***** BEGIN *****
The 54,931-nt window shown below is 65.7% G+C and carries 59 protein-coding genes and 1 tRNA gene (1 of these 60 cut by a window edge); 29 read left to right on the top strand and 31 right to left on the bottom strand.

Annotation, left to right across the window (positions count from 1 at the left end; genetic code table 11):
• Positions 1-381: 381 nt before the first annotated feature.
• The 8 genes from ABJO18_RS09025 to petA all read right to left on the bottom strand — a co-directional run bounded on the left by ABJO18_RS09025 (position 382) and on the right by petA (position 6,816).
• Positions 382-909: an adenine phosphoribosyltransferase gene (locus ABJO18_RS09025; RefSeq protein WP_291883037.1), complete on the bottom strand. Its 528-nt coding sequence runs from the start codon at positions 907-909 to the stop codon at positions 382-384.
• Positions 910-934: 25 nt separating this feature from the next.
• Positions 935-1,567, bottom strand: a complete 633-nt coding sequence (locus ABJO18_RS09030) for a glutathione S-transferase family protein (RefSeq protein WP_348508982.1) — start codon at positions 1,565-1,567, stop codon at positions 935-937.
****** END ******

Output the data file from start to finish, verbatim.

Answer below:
The 54,931-nt window shown below is 65.7% G+C and carries 59 protein-coding genes and 1 tRNA gene (1 of these 60 cut by a window edge); 29 read left to right on the top strand and 31 right to left on the bottom strand.

Annotation, left to right across the window (positions count from 1 at the left end; genetic code table 11):
• Positions 1-381: 381 nt before the first annotated feature.
• The 8 genes from ABJO18_RS09025 to petA all read right to left on the bottom strand — a co-directional run bounded on the left by ABJO18_RS09025 (position 382) and on the right by petA (position 6,816).
• Positions 382-909: an adenine phosphoribosyltransferase gene (locus ABJO18_RS09025; RefSeq protein WP_291883037.1), complete on the bottom strand. Its 528-nt coding sequence runs from the start codon at positions 907-909 to the stop codon at positions 382-384.
• Positions 910-934: 25 nt separating this feature from the next.
• Positions 935-1,567, bottom strand: a complete 633-nt coding sequence (locus ABJO18_RS09030) for a glutathione S-transferase family protein (RefSeq protein WP_348508982.1) — start codon at positions 1,565-1,567, stop codon at positions 935-937.